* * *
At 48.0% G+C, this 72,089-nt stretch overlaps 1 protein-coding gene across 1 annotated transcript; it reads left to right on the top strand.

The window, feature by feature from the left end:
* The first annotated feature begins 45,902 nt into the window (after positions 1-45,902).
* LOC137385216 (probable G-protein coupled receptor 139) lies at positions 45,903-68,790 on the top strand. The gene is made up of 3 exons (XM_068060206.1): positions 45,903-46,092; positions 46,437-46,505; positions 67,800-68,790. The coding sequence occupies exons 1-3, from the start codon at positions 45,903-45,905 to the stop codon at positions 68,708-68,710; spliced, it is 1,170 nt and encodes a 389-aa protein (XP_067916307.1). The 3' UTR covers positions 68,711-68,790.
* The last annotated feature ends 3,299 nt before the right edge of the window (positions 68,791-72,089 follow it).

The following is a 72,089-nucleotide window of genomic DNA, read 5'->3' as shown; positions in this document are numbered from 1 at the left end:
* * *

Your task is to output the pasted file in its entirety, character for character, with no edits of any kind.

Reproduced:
At 48.0% G+C, this 72,089-nt stretch overlaps 1 protein-coding gene across 1 annotated transcript; it reads left to right on the top strand.

The window, feature by feature from the left end:
* The first annotated feature begins 45,902 nt into the window (after positions 1-45,902).
* LOC137385216 (probable G-protein coupled receptor 139) lies at positions 45,903-68,790 on the top strand. The gene is made up of 3 exons (XM_068060206.1): positions 45,903-46,092; positions 46,437-46,505; positions 67,800-68,790. The coding sequence occupies exons 1-3, from the start codon at positions 45,903-45,905 to the stop codon at positions 68,708-68,710; spliced, it is 1,170 nt and encodes a 389-aa protein (XP_067916307.1). The 3' UTR covers positions 68,711-68,790.
* The last annotated feature ends 3,299 nt before the right edge of the window (positions 68,791-72,089 follow it).

The following is a 72,089-nucleotide window of genomic DNA, read 5'->3' as shown; positions in this document are numbered from 1 at the left end: